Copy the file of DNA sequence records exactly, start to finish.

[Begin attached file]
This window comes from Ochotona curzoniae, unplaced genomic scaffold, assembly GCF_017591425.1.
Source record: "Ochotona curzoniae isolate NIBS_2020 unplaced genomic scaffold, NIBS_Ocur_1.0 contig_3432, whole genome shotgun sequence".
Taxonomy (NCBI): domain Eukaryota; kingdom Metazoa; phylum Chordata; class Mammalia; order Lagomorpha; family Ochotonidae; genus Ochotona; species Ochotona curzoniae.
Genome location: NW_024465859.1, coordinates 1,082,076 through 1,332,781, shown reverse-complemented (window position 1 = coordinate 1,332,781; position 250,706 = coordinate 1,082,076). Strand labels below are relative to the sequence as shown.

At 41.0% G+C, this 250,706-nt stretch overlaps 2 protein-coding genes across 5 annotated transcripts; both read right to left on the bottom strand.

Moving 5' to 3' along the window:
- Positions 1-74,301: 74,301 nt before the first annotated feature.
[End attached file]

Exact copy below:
This window comes from Ochotona curzoniae, unplaced genomic scaffold, assembly GCF_017591425.1.
Source record: "Ochotona curzoniae isolate NIBS_2020 unplaced genomic scaffold, NIBS_Ocur_1.0 contig_3432, whole genome shotgun sequence".
Taxonomy (NCBI): domain Eukaryota; kingdom Metazoa; phylum Chordata; class Mammalia; order Lagomorpha; family Ochotonidae; genus Ochotona; species Ochotona curzoniae.
Genome location: NW_024465859.1, coordinates 1,082,076 through 1,332,781, shown reverse-complemented (window position 1 = coordinate 1,332,781; position 250,706 = coordinate 1,082,076). Strand labels below are relative to the sequence as shown.

At 41.0% G+C, this 250,706-nt stretch overlaps 2 protein-coding genes across 5 annotated transcripts; both read right to left on the bottom strand.

Moving 5' to 3' along the window:
- Positions 1-74,301: 74,301 nt before the first annotated feature.